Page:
Know what you own, and know why you own it. – Peter Lynch
Both the Dow Jones Industrial Average and the S&P 500 Index continued their surge last week and closed at all-time highs as investors cheered strong U.S. economic data, an optimistic outlook from the Federal Reserve and increased stimulus from the Bank of Japan. The drumbeat of good news began on Wednesday in the Fed’s statement, which painted a rosy picture of the U.S. economy despite the fact that its bond-buying program officially ended in October. It also reiterated that interest rates would remain near zero for a “considerable time” and that longer-term inflation expectations have “remained stable”. According to the Fed, the first rate hike would only be implemented if the economy improves faster than expected. This upbeat assessment of the economy was followed by release of the U.S. third quarter gross domestic product (GDP), which rose a better-than-expected 3.5% on a surge in exports and the biggest increase in defense spending in five years. Consumer spending and business investment also increased at a healthy rate and prompted many economists to raise their fourth quarter GDP forecast to 3%. But the biggest surprise for investors came on Halloween as the Bank of Japan unexpectedly announced that it would increase the size and scope of its asset purchases in order to boost its sluggish economy. This added stimulus should help ignite weak global growth by creating a wealth effect and boosting consumption. Lost in the excitement over Japan’s announcement were the strong third quarter corporate earnings reports, which continue to surpass analyst estimates and have risen over 7%.
Durable goods orders for September fell 1.3% due primarily to a substantial drop in aircraft orders. Case-Shiller reported that home prices in September rose 5.6% from the previous year, which was slightly less than expected. U.S. jobless claims rose modestly last week but are still at historically low levels and suggest further improvement in the labor market. Consumer confidence reached a seven-year peak of 94.5 as optimism about the job market and the hope of additional wage growth fueled the gain. Such a high reading should be a welcome sign for retailers heading into the holiday season.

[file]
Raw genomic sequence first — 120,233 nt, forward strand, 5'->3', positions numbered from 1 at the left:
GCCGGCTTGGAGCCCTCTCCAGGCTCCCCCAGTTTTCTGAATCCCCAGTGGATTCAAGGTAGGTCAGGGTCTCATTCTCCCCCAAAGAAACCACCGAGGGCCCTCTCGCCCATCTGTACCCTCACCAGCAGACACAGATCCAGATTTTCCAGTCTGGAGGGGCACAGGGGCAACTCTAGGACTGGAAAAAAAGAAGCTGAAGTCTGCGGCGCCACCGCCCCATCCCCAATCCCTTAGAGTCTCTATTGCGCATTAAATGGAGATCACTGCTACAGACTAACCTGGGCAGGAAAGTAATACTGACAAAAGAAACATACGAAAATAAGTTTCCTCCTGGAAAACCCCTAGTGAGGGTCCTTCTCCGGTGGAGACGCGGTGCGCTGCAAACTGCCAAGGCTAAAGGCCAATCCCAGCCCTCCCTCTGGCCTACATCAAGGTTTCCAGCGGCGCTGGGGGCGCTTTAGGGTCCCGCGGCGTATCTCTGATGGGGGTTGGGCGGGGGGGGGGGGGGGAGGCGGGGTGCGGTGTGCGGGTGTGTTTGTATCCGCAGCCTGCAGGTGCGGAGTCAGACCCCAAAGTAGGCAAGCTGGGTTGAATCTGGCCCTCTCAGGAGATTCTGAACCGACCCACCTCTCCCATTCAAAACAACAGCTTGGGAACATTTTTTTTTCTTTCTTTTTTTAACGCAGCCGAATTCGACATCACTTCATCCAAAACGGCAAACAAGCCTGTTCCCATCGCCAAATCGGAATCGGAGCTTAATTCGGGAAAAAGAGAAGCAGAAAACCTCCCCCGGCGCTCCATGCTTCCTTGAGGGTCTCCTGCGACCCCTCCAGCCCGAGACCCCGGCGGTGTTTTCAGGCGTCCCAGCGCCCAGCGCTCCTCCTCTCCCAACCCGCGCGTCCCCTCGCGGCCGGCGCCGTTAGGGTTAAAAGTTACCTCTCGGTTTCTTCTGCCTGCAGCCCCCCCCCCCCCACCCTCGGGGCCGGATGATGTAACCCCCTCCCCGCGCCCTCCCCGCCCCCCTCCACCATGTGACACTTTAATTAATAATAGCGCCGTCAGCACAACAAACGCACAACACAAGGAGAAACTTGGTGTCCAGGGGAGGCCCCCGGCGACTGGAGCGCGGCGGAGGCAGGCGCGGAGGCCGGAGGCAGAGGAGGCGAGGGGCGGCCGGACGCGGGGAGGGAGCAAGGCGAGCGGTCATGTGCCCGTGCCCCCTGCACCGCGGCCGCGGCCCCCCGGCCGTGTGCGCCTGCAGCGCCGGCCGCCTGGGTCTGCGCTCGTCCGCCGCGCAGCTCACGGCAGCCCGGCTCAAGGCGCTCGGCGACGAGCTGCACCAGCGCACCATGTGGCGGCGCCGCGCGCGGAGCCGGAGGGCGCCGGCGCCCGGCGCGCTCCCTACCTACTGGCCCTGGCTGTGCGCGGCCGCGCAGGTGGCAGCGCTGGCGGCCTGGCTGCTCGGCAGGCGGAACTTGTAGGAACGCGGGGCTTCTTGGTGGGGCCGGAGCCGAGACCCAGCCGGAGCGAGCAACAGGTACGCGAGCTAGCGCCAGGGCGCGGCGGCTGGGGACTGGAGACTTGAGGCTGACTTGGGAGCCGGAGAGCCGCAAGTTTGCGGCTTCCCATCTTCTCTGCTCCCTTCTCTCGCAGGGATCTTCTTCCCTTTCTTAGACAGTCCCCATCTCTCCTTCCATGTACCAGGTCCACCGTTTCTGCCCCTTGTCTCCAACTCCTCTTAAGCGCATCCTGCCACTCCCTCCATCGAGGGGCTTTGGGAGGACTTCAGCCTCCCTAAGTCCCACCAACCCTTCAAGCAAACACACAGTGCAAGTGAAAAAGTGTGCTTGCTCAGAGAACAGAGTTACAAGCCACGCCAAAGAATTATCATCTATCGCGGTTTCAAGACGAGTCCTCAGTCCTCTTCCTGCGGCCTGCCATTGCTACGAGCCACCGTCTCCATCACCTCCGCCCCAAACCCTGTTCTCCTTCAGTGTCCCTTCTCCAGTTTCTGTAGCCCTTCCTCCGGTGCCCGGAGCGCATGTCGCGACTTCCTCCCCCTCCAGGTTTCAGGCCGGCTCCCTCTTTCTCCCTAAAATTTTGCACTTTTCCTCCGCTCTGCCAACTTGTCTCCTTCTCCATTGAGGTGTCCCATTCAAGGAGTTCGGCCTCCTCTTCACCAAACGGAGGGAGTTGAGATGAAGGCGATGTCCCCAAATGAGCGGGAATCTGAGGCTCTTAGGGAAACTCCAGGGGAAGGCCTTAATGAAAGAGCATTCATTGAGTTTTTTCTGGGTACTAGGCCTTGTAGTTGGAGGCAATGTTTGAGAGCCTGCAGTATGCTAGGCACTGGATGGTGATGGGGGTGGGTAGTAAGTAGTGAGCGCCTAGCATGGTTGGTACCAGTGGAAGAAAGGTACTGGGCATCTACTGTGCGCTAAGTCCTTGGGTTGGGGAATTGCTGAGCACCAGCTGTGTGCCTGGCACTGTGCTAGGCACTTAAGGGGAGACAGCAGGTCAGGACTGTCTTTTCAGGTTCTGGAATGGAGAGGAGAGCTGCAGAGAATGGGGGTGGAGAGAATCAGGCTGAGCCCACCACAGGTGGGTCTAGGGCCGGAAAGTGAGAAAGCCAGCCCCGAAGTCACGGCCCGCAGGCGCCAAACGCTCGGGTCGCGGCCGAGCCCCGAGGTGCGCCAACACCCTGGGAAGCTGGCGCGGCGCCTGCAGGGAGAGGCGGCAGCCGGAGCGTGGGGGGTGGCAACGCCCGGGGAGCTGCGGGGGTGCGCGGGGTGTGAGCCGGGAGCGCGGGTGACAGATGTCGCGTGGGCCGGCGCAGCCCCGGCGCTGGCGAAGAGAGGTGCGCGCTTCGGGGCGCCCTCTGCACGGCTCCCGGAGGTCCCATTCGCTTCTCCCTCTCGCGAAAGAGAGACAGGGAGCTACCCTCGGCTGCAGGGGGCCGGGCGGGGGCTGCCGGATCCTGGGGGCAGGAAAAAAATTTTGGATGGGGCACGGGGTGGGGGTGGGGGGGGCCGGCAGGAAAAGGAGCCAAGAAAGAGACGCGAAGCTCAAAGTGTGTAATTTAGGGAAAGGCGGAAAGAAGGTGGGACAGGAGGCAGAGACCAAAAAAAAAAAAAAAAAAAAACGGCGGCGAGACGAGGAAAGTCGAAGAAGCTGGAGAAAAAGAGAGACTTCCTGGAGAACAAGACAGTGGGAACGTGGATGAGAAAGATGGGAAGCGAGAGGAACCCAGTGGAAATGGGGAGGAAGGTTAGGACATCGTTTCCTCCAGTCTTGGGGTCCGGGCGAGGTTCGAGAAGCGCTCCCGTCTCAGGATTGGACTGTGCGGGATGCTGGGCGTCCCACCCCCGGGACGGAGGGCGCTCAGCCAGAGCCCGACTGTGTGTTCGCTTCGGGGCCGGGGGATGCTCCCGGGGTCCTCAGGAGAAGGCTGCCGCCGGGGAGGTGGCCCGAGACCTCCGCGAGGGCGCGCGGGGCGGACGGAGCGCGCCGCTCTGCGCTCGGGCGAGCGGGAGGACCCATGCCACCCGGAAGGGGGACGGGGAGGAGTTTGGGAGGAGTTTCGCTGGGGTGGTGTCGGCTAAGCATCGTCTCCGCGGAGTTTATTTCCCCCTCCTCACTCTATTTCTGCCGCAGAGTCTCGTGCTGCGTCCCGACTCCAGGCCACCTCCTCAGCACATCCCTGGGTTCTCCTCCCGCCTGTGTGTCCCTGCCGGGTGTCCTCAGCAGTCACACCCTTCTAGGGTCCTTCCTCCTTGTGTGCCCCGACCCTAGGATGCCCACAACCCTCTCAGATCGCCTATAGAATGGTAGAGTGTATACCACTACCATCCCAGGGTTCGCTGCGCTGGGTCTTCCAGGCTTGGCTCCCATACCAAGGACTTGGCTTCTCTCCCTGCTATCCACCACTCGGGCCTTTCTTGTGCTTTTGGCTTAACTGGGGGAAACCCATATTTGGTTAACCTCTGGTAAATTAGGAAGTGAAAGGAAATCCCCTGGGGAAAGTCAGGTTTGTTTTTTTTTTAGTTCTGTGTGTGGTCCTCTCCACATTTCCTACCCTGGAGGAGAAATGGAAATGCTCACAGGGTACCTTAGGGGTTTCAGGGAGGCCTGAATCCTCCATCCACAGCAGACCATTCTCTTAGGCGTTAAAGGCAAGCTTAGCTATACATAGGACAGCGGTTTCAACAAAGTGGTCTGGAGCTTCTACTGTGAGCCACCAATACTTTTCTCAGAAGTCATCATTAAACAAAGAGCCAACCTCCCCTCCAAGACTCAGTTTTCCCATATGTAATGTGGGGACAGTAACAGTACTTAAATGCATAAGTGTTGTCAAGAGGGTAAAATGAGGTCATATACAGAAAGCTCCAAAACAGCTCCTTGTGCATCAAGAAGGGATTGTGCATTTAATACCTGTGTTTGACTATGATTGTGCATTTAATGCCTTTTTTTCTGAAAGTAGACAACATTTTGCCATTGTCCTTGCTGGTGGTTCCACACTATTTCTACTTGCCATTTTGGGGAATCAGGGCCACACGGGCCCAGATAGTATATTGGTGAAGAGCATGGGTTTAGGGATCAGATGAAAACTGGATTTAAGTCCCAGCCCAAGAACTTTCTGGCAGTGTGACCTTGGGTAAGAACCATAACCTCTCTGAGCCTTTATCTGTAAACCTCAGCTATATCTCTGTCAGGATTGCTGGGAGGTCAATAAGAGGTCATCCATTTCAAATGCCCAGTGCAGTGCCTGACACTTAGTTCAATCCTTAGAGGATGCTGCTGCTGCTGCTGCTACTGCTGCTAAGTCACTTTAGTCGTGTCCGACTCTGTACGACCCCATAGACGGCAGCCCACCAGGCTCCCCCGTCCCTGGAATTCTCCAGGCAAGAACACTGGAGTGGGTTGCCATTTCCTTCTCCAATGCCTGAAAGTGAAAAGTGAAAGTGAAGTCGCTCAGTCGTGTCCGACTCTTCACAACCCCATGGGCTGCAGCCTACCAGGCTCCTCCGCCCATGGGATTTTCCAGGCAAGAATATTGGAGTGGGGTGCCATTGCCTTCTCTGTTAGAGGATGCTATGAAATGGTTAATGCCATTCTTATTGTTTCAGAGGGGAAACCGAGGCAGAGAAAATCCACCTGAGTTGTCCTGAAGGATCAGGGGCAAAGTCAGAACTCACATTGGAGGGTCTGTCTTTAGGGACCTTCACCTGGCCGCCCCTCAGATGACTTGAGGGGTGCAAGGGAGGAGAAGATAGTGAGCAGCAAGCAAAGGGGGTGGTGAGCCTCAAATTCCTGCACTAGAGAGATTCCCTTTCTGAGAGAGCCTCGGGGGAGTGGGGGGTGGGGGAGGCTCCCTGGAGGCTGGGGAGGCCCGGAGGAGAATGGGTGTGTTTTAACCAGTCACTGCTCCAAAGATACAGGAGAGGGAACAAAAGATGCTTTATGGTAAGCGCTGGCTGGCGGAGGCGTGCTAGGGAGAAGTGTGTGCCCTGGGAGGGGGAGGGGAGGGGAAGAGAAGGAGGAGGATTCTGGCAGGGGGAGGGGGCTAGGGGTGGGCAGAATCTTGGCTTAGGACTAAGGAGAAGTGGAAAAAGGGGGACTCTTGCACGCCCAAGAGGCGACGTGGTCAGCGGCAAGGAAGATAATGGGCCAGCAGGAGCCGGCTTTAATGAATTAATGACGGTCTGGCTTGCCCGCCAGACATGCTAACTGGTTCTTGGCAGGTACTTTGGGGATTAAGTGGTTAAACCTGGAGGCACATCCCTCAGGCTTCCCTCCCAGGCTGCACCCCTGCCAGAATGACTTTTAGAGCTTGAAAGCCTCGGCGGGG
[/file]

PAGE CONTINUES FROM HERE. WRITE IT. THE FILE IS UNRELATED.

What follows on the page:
For the week, the Dow Jones Industrial Average leaped 3.5% to close at 17,390 while the S&P 500 Index rose 2.7% to close at 2,018. Both averages are at all-time highs. The Nasdaq Composite Index added 3.3% to close at 4,630.
The ISM manufacturing index should increase and show that the sector is expanding as low energy costs continue to be a positive factor. The non-farm payroll report for October will be released on Friday and expectations are for about 235,000 new jobs to be created and the unemployment rate to remain at 5.9%.
Tuesday is Election Day and control of the U.S. Senate is at stake, although it appears to close to call at this time. In years that have a mid-term election, stock market returns have historically been strong in the six months that follow regardless of the outcome.
Among the companies due to report third quarter earnings this week include Sysco, Archer Daniels Midland, Walt Disney, Devon Energy, Duke Energy, Emerson Electric, Qualcomm and Berkshire Hathaway.
Now that the scary month of October is over, investors can turn their attention to the months of November and December, which historically have been strong ones for the stock market. After falling sharply at mid-month with a decline of 9.5% in the S&P 500 from its previous all-time high, stock prices have come roaring back to make new all-time highs as better-than-expected corporate earnings reports have been the driving force. Recent economic data has also been favorable as the housing sector continues to improve, manufacturing data shows increased expansion and the unemployment rate is below 6%. By the Fed’s own admission, interest rates should remain low for the foreseeable future and oil prices have fallen to levels not seen in years. Both should have a positive effect on consumer spending. While weak economies in Europe have caused concern about slowing global growth, the announcement of further easing measures by the Bank of Japan could alleviate some of those concerns and even prompt the European Central Bank to adopt similar policies. In fact, the ECB meets this week to review their interest rate policy. Traditionally, the fourth quarter of the year has been the strongest one for the stock market and this year appears to be no different, as stocks seem poised to go higher.